Mandy Manning, who teaches English and math to immigrant and refugee students at Spokane's Ferris High School, helped change school policies on school suspensions.
Mandy Manning, a Spokane educator who teaches English and math to immigrant and refugee students and is credited with helping change school policies to significantly decrease school suspensions, has been named the 2018 National Teacher of the Year.
Manning, who was named Washington’s Teacher of the Year in September 2017, was one of four finalists for the top award, which was announced on CBS early Friday morning.
Manning, 42, works in Ferris High School’s Newcomer Center, where immigrant and refugee students spend one or two semesters. She started teaching in Spokane in 2008 after teaching in Texas, New York and Japan, and moved to the Newcomer Center in 2011. Every semester, she has a few dozen students from several different countries.
As National Teacher of the Year, she’ll serve as an advocate and spokeswoman for the teaching profession, going to more than 150 speaking events across the nation and internationally. In an interview a few hours after the announcement, Manning said she was still feeling a bit overwhelmed, but excited to continue advocating for teachers and telling her students’ stories.
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“The public needs to know that teachers, every day they come to school, are thinking about their students,” she said. “Because they know the students best, we need to listen to them and include them in education policy, both locally and at the national level.”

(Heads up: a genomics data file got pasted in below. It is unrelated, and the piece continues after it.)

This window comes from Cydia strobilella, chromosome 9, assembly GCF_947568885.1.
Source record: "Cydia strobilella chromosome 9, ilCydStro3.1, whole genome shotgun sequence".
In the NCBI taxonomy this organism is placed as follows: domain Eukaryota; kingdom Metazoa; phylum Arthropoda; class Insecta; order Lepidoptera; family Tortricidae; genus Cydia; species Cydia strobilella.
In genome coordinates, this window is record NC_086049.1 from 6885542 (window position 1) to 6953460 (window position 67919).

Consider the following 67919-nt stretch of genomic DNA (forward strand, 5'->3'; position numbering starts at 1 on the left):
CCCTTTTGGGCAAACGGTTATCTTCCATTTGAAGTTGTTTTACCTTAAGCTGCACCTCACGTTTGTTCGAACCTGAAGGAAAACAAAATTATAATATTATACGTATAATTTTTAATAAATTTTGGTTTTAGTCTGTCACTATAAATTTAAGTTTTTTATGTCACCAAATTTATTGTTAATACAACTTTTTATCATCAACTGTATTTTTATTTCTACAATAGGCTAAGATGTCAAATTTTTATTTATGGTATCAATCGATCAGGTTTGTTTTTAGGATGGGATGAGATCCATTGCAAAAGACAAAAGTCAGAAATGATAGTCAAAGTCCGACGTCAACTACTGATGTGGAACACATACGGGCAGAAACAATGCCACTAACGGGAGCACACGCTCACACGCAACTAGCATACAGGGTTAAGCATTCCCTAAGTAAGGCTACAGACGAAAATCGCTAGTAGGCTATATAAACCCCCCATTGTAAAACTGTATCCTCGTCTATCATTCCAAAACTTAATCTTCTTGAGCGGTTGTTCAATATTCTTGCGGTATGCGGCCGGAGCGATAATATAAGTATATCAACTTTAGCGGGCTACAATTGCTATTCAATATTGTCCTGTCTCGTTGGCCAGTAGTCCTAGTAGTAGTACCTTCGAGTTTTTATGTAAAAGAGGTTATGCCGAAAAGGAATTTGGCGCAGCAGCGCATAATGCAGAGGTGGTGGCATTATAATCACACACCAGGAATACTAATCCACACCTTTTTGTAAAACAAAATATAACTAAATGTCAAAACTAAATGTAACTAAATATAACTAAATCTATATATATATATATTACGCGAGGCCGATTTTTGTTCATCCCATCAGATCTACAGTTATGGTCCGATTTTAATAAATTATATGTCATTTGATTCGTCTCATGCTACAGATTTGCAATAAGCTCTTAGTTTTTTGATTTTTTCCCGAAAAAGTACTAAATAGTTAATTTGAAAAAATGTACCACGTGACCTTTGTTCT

At Ferris High, for example, Manning was involved in changing a discipline plan to include more voices from education and parent groups. In the first year after the change, the number of suspensions decreased by 74 percent.
Manning will get to meet with President Donald Trump this year. She looks forward to telling him about her students, who, she said Friday, faced very difficult circumstances in their home countries but are hopeful, excited and “want to be productive members of society and give back to the country that gave them hope.”
Manning jokes that she never wanted to be a teacher and thought her time as an educator would be limited to her two years in Armenia as a Peace Corps volunteer. But again and again, people told her she should be a teacher.
Her path changed on Sept. 11, 2001. It was the first year she had her own class, and she remembers everyone watching television as chaos unfolded. At the Washington Teacher of the Year ceremony exactly 16 years later, she recounted how that day made her realize the importance of her job.
“I had to help every single one of my students be fearless in the face of something none of us understood,” she said.
Speaking to the audience, she repeated a similar mantra, one that she teaches her students: “Be fearless, be kind, get to know your neighbors.”
Washington’s most recent National Teacher of the Year was Jeff Charbonneau, a science teacher at Zillah High School in Yakima County, who was awarded the title in 2013. This year, the other three finalists were Kara Ball, Department of Defense Education Activity Teacher of the Year; Jonathan Juravich, Ohio Teacher of the Year; and Amy T. Anderson, New Jersey Teacher of the Year.